Strong Eagle wrote:I'd take a look at opening a Schwab checking account.
There are two Schwabs, really. One is the brokerage, and the other is Charles Schwab Bank.
If you're looking for a solution to transfer funds from Singapore, then it's best to have a Schwab brokerage account called the Schwab One International account
. (There is also a U.S. version of that account, if you have a U.S. mailing address. It's pretty much the same; either works.) Schwab (the brokerage) maintains a custodial account in Singapore, so you can transfer Singapore dollars domestically, for free (using GIRO for example), to Schwab's custodial account. Schwab then immediately converts those Singapore dollars to U.S. dollars and deposits the U.S. dollars in your brokerage account. Typically you'll pay only 0.4% or 0.5% above the hypothetical mid-market exchange rate with no wire transfer or other fees. Unless you're transferring relatively large amounts, this is a rather low cost way to do it -- much lower than typical wire transfer fees. You can also get an excellent, low cost Visa/debit card and a checkbook linked to your Schwab brokerage account.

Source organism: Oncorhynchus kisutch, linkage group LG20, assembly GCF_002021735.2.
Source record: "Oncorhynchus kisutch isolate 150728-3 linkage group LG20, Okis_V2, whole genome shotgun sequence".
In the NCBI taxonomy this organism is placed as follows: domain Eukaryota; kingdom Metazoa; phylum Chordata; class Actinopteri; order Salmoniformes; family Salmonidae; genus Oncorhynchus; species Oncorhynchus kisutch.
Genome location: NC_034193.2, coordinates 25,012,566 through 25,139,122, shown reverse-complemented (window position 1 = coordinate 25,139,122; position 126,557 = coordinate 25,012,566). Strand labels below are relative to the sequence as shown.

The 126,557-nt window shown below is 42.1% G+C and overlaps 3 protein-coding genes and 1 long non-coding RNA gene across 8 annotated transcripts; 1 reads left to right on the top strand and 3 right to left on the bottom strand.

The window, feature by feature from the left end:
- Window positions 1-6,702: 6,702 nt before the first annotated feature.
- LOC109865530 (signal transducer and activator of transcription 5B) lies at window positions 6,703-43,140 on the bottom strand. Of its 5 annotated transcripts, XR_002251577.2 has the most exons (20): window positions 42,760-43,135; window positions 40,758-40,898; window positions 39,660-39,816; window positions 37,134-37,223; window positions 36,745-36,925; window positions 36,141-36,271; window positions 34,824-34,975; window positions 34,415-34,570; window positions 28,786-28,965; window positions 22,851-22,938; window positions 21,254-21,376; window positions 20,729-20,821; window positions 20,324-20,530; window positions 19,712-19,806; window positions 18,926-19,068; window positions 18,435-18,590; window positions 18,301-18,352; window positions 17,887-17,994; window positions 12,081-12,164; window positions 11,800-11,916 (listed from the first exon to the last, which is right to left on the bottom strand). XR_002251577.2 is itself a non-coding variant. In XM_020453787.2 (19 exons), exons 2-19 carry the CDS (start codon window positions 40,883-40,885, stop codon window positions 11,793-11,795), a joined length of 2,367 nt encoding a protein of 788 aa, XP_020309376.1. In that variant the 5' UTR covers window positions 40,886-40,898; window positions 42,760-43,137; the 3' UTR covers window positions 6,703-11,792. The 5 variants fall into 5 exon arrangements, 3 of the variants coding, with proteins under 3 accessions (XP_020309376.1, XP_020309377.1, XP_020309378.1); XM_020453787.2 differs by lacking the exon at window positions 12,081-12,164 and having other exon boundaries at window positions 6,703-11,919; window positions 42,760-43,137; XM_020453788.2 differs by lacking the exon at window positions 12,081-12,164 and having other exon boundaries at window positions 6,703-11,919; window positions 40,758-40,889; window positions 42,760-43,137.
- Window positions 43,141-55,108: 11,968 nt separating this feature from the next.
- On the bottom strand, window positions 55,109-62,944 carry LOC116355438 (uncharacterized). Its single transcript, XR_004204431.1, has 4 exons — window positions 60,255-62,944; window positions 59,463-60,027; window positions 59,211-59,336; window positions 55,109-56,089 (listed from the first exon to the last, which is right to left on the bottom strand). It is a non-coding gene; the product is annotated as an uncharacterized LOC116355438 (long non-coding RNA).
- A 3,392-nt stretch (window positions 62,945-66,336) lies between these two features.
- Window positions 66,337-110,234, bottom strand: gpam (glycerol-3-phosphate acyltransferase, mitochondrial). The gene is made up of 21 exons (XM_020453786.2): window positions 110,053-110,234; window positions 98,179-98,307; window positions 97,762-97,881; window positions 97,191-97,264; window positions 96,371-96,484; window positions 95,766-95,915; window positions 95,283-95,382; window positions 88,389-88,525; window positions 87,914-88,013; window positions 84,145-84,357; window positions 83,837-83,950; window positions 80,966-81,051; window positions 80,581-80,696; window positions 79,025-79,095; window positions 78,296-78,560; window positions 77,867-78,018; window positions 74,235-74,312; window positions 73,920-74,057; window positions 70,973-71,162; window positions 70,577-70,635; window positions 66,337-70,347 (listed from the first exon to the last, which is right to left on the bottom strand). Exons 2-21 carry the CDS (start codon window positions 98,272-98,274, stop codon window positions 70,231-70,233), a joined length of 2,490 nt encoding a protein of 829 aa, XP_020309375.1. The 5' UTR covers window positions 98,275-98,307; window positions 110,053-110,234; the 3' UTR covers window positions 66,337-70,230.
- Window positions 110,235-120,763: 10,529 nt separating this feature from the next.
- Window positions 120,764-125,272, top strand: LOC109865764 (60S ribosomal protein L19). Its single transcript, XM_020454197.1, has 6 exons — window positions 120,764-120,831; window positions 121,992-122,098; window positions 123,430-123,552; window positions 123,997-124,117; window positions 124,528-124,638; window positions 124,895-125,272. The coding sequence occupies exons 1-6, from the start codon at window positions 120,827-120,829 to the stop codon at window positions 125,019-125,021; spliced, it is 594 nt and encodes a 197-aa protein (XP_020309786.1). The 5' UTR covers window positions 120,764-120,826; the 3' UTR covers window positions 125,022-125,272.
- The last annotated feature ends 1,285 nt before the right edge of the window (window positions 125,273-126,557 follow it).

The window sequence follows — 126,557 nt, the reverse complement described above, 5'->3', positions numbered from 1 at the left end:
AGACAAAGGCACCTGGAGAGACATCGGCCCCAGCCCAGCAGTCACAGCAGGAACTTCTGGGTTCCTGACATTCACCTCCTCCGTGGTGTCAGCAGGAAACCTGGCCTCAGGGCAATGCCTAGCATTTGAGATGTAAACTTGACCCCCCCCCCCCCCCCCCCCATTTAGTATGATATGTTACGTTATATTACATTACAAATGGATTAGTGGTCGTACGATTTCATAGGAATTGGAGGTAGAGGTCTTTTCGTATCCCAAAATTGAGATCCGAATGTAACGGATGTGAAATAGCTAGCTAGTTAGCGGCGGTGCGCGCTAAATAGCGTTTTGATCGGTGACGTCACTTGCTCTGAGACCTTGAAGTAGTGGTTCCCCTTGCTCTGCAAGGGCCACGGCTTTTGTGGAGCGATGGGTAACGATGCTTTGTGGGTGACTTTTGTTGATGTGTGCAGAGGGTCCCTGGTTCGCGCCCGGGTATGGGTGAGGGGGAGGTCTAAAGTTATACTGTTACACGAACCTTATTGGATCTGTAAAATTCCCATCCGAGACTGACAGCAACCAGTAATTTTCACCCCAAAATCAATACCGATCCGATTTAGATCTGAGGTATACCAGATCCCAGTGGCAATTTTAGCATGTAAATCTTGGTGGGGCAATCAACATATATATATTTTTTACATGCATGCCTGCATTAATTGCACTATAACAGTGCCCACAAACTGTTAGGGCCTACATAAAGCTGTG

If that's all you need, great. (If all you need is a low cost U.S. Visa debit/ATM card, a U.S. checkbook, and/or want to invest in U.S. financial markets.) But you might
also need a U.S. bank account to pair with your Schwab brokerage account -- for example, if you want online BillPay services. That could be an account with Charles Schwab Bank, or it could be some other account. However, unlike the brokerage, Charles Schwab Bank does not allow you to maintain a non-U.S. mailing address on your account. Other banks and credit unions do. The State Department Federal Credit Union is one example, and PenFed is another.